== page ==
IE 11 is not supported. For an optimal experience visit our site on another browser.

For small businesses, income tax season is now

If you're not organized, you could end up paying more taxes than you need so start getting your tax affairs in order — pronto.
/ Source: The Associated Press

Almost every accountant has a story about a small business client who showed up on April 10 or thereabouts, expecting to start work on a company or personal income tax return. Or, worse, a client who showed up with a shoebox full of receipts and invoices, also expecting to get a return done in short order.

There is no reason why business owners should have to be in that position — as long as they start getting their tax affairs in order now.

When a business owner's income tax season is perennially chaotic, chances are his or her books and overall company operations are as well. These owners often don't have a good sense of their cash flow, accounts receivables and profit or losses.

Mark Toolan, a certified public accountant in Exton, Pa., said the solution is easy: Buy accounting software and start inputting all your financial information, using bank statements or your check register. Look at your credit card statements and any receipts you have, too. You can still get this done for 2007, and you should be starting to do this now anyway for 2008.

There's more at stake than just having an easier time of it during tax season. "When we hear people say they're disorganized ... it often means they're paying more taxes than they should," Toolan said.

If the problem is that you haven't the time or the wherewithal to keep your finances straight, then you need to get help — something that many entrepreneurs, used to doing it all themselves, find hard to accept. But, keeping in mind Toolan's warning about overpaying taxes, what you spend on a part-time bookkeeper or on contracting with a bookkeeping service will probably save you money in the long run.

Moreover, it will eliminate some of the stress in your life — and not just your work life.

"Deal with it now, or you're going to have the aggravation" indefinitely, said Jeffrey Chazen, a tax partner at the accounting firm Eisner LLP in New York. He warned, "it leads to other pressures, not just financial" — in other words, your family life can suffer when your company is having problems.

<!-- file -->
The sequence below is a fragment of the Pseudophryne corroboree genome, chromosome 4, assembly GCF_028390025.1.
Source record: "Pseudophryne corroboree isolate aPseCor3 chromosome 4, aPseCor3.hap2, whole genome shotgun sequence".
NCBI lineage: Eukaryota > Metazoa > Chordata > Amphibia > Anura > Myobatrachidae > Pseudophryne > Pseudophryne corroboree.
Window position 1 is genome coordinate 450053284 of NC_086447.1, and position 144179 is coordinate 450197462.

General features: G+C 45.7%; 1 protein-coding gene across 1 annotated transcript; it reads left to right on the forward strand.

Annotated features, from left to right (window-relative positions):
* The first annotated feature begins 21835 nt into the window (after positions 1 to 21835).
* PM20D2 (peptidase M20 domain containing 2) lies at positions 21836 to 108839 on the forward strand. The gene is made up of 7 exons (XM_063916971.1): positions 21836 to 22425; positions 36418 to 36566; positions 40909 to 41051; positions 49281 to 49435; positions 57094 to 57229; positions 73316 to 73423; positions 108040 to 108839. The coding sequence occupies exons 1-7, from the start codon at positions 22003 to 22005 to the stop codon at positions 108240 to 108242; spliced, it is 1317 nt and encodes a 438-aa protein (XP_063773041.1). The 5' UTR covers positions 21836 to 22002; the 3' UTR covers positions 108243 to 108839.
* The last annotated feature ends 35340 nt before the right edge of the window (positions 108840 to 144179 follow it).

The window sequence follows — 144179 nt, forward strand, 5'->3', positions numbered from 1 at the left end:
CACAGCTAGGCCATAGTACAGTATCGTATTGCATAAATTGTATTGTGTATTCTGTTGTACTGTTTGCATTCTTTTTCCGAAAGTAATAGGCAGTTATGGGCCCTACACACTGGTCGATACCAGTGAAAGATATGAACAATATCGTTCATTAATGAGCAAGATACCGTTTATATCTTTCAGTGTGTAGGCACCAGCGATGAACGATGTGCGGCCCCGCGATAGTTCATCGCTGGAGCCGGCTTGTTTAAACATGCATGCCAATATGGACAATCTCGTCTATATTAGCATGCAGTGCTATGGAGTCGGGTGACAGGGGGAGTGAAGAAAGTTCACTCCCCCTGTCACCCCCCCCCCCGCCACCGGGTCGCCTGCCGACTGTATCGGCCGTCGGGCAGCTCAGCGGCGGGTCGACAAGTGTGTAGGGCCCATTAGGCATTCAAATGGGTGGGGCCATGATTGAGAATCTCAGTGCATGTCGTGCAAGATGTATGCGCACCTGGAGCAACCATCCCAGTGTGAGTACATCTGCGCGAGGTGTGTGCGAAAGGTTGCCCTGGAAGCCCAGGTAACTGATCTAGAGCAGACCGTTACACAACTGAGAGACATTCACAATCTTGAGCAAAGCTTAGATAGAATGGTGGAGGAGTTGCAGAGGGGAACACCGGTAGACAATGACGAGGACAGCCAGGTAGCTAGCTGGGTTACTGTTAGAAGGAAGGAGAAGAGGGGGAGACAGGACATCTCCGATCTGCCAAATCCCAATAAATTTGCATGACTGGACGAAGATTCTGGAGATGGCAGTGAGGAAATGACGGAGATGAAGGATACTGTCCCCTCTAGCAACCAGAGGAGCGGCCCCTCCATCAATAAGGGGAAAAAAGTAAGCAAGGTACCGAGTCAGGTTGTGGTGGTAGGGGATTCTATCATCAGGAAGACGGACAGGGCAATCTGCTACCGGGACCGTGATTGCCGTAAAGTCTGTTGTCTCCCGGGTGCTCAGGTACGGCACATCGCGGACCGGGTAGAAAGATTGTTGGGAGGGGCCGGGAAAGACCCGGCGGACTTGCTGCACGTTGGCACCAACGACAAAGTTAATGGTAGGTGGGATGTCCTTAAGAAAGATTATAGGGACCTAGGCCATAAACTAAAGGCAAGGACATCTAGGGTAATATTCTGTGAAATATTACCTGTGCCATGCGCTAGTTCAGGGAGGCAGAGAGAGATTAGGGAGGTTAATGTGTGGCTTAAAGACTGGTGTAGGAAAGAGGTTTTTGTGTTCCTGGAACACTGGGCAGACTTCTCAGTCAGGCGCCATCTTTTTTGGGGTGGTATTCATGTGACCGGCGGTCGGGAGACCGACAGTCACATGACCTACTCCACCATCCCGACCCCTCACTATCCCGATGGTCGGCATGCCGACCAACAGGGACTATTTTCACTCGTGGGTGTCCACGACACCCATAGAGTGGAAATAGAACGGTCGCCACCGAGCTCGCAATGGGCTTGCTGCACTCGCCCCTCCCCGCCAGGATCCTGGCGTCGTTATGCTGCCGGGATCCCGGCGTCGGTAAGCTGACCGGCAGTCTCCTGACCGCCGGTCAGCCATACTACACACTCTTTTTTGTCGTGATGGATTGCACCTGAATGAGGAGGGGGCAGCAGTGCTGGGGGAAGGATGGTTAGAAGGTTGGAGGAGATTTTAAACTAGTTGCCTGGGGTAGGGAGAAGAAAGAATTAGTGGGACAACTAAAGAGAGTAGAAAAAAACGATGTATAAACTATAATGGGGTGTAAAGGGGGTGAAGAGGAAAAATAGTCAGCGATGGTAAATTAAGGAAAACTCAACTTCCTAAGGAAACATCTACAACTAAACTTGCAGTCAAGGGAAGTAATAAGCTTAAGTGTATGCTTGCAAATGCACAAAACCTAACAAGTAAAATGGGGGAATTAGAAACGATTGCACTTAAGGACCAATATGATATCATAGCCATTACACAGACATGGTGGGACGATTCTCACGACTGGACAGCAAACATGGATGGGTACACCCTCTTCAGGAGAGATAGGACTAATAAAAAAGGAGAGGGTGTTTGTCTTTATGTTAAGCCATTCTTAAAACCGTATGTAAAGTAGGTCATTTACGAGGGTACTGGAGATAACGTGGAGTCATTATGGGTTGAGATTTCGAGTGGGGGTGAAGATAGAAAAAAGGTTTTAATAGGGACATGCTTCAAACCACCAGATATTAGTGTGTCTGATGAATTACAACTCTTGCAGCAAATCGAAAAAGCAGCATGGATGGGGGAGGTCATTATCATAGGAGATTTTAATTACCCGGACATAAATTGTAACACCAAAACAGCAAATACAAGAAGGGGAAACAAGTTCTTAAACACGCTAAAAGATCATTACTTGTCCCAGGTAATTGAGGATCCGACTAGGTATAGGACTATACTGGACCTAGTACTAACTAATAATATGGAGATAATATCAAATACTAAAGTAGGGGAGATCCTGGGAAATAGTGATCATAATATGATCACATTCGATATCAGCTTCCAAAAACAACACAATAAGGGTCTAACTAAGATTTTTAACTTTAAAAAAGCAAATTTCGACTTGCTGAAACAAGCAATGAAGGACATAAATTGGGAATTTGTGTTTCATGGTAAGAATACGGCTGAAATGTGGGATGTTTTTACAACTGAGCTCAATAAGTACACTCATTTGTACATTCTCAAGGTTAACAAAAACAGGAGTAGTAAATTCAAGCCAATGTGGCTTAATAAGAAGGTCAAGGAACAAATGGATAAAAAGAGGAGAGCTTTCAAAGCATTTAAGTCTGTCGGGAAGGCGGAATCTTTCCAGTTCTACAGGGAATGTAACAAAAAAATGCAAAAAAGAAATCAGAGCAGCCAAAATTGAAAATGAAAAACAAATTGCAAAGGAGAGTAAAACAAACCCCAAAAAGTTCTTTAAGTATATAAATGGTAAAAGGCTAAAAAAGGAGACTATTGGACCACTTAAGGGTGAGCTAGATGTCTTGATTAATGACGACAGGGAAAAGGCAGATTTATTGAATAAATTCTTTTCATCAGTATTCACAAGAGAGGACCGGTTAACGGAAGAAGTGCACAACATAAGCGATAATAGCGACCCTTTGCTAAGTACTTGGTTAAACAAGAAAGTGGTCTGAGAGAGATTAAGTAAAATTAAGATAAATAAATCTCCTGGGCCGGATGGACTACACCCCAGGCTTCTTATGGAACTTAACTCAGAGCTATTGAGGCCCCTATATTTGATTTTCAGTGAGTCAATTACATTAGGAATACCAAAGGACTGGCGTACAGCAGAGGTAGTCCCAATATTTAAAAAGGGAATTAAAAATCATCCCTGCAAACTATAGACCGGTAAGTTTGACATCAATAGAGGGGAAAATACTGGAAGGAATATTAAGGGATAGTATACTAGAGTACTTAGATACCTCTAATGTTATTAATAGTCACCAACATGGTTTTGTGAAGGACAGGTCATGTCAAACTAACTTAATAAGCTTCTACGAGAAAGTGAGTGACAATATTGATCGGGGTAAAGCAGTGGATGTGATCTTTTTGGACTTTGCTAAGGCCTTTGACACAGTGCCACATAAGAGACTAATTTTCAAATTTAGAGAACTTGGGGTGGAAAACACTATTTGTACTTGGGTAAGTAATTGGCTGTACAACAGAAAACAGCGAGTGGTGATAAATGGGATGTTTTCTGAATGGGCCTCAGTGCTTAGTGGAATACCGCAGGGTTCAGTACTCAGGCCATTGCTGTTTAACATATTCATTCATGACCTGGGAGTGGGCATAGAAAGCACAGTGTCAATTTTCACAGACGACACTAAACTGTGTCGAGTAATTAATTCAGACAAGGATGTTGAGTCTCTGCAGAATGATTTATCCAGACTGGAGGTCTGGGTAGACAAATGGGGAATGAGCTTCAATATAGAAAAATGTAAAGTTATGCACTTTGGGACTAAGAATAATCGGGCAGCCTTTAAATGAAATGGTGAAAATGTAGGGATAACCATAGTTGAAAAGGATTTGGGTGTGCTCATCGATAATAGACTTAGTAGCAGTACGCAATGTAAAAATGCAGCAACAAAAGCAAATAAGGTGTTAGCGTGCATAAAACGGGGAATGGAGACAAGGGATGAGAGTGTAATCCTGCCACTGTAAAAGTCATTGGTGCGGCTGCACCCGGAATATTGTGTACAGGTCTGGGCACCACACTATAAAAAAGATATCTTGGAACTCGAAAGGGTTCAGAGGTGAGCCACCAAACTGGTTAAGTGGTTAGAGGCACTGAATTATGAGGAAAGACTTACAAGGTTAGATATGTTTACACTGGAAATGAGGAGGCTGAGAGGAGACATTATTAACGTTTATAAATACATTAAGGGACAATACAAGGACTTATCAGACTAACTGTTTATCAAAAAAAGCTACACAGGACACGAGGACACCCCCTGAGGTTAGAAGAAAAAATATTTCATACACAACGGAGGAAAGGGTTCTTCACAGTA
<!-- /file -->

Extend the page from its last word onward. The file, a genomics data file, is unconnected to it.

Tax jitters
Accountants say that many times, small business owners put off organizing their tax papers because they're afraid they won't have the money to pay their taxes. But, Chazen noted, "it's always better to know in advance" what you're going to be dealing with in April — and if you get yourself organized now, you can start setting money aside to pay that bill.

Of course, the benefits of being organized will last well beyond April 15. Having a good accounting system allows companies to get a better handle on cash flow. Chazen pointed out that one reason why many owners are suddenly strapped for money to pay the government is because they spent willy-nilly during the holiday season and didn't know whether there would be more money available for Uncle Sam.

For the many owners who file their business tax returns using a Schedule C attached to their 1040 forms, not knowing where they stand in terms of company finances also means they don't have a complete handle on their personal finances as well, Chazen said. And that can have long-term ramifications, for example, on savings for retirement or children's college tuition _ if a business isn't turning a profit now, then an owner can be hard pressed to put money aside for the future.

But let's say you don't heed the advice, and there you are in early April, ledgers or shoebox in hand. Be prepared to hear your accountant say that he or she won't be compiling your return, but will instead be filing for an extension of the filing deadline.

"You can't do it that quickly without making any mistakes," Chazen said, warning also that presenting a tax preparer with a chaotic set of records is going to be more expensive: "When someone else is cleaning up your mess, it costs more."